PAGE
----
Halibut With Capers

2020 study in the peer-reviewed Journal of American College of Cardiology (JACC) noted that higher fish consumption (as long as it’s not fried fish) has been associated with a reduced risk of heart failure and a drop in the incidence of metabolic syndrome, a cluster of conditions occurring together, raising your risk of heart disease, stroke and type 2 diabetes.

The Pesco-Mediterranean diet reduces your meat consumption, including red meat and processed meats, which are both “pro-inflammatory” and raise “bad” LDL (low-density lipoprotein) cholesterol levels. Red and processed meats are a significant source of saturated fat. Processed meats tend to be high in sodium and other additives that may dilute nutritional quality.

On the other hand, fish intake, often attributed to the healthier fats, have been shown to decrease coronary artery disease and sudden cardiac death and may also benefit other systems in our body such as brain health and lowering cancer risk.

Halibut is a species of flatfish, in fact, the Atlantic halibut is the largest flatfish in the world. The record for a halibut was broken off the waters of Norway in July 2013 by a 234-kilogram (515-pound), 2.62-metre (8-foot-7-inch) fish.

Halibut are dark brown on the top side with an off-white underbelly and have very small scales invisible to the naked eye embedded in their skin. Halibut are symmetrical at birth with one eye on each side of the head. Then, about six months later, one eye migrates to the other side of the head.

The eyes are permanently set once the skull is fully formed. At the same time, the stationary-eyed side darkens to match the top side, while the other side remains white. This colour scheme disguises halibut from above (blending with the ocean floor) and from below (blending into the light from the sky) and is known as countershading.

Halibut live at depths ranging from a few meters to hundreds of meters, and although they spend most of their time near the bottom, halibut may move up in the water column to feed. In most ecosystems, the halibut is near the top of the marine food chain.

Halibut yield large fillets from both sides of the fish, with the small round cheeks providing an additional source of meat.[11] Halibut are often boiled, deep-fried or grilled while fresh. Smoking is more difficult with halibut meat than it is with salmon, due to its ultra-low fat content. Eaten fresh, the meat has a clean taste and requires little seasoning. Halibut is noted for its dense and firm texture.

Rich In Micronutrients

Halibut is an excellent source of selenium, a trace mineral with many health benefits that your body needs in small amounts. A cooked half-filet (160 grams) of halibut, which is the recommended serving size, provides over 100% of your daily dietary needs. Selenium is a powerful antioxidant that helps your body repair damaged cells and can decrease inflammation. It also plays an important role in thyroid health.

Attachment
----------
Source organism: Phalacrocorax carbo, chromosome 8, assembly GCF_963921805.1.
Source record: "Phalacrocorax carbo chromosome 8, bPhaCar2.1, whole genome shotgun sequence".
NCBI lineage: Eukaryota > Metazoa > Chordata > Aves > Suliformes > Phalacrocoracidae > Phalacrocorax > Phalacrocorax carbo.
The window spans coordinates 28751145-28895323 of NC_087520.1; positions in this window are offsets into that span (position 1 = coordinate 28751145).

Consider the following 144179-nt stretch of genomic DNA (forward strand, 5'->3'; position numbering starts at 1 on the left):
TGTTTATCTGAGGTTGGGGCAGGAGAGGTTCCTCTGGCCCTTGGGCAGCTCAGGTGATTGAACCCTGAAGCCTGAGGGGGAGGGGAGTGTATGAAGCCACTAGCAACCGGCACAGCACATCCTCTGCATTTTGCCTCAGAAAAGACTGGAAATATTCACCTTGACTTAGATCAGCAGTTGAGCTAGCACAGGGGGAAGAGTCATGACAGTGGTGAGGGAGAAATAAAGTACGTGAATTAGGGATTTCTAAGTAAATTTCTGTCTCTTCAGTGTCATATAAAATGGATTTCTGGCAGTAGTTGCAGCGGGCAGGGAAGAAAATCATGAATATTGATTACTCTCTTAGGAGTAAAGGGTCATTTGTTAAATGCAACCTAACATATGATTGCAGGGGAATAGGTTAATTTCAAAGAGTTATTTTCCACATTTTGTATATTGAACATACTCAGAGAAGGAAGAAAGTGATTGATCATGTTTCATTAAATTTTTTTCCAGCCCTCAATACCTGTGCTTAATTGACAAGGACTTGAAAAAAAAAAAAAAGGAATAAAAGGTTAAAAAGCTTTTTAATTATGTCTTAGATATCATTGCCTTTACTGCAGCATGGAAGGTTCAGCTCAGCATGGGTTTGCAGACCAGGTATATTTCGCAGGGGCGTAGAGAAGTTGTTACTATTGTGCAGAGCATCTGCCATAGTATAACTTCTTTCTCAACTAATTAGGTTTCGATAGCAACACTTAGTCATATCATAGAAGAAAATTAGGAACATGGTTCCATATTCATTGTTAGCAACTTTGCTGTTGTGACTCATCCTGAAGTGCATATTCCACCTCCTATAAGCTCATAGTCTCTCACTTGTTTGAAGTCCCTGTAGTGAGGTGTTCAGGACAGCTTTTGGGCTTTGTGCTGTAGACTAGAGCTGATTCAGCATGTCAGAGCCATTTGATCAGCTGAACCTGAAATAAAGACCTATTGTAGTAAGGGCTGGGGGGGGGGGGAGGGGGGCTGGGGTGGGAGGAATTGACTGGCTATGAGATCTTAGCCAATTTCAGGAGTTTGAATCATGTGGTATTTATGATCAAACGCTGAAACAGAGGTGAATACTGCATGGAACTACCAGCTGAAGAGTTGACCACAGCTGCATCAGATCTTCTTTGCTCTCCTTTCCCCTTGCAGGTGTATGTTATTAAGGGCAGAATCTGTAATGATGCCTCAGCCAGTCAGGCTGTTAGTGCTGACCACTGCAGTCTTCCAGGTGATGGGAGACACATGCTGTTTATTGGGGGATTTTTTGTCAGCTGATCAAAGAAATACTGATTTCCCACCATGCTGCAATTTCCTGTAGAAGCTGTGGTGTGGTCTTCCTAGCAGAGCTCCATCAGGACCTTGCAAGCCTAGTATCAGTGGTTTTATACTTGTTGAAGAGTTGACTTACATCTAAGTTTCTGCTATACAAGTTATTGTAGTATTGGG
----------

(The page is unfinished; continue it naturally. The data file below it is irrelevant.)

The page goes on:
In addition, halibut is a good source of a variety of other micronutrients that contribute to good health, including:

  • Niacin: Niacin plays a positive role in heart health and even helps prevent heart disease. It can also protect your skin from sun damage. A half-filet (160 grams) of halibut provides 57% of your dietary needs.
  • Phosphorus: The second most abundant mineral in your body, phosphorus helps build bones, regulates metabolism, maintains a regular heartbeat and more. A serving of halibut provides 45% of your dietary needs.
  • Magnesium: Magnesium is required for more than 600 reactions in your body, including protein formation, muscle movements and energy creation. A serving of halibut provides 42% of your dietary needs.
  • Vitamin B12: Vitamin B12 plays an essential role in red blood cell formation and proper nervous system function. It’s found naturally in animal foods. A half-filet (160 grams) of halibut provides 36% of your dietary needs.
  • Vitamin B6: Also known as pyridoxine, vitamin B6 is involved in over 100 reactions in your body. It’s beneficial to the central nervous system and may boost brain function. Halibut provides 32% of your dietary needs.

A Wonderful Fish Dish For Extra Virgin Olive Oil

This is a very easy seared halibut with a buttery wine and caper sauce. It takes hardly any time at all to make, but it is sure to leave a lasting impression. We hope you try out this halibut and caper recipe.

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Halibut Recipe with Capers and Olive Oil


  • 1 tablespoon Morocco Gold extra virgin olive oil.
  • 2 (8 ounce) steaks halibut
  • ½ cup white wine
  • 1 teaspoon chopped garlic
  • ¼ cup butter
  • Salt and pepper to taste
  • 3 tablespoons capers, with liquid


  1. Heat the olive oil in a large skillet over medium-high heat. Fry the halibut steaks on all sides until nicely browned. Remove from pan, and set aside.
  2. Pour the wine into the pan, and use a spatula to scrape any browned bits from the bottom. Let the wine reduce to almost nothing, then stir in the garlic, butter and capers. Season with salt and pepper to taste. Let the sauce simmer for a minute to blend the flavors.
  3. Return the steaks to the pan and coat them with sauce. Cook until fish flakes easily with a fork. Serve fish immediately with the sauce from the pan. Drizzle with Morocco Gold extra virgin olive oil.
  4. Enjoy the benefits of cooking this halibut and caper recipe.

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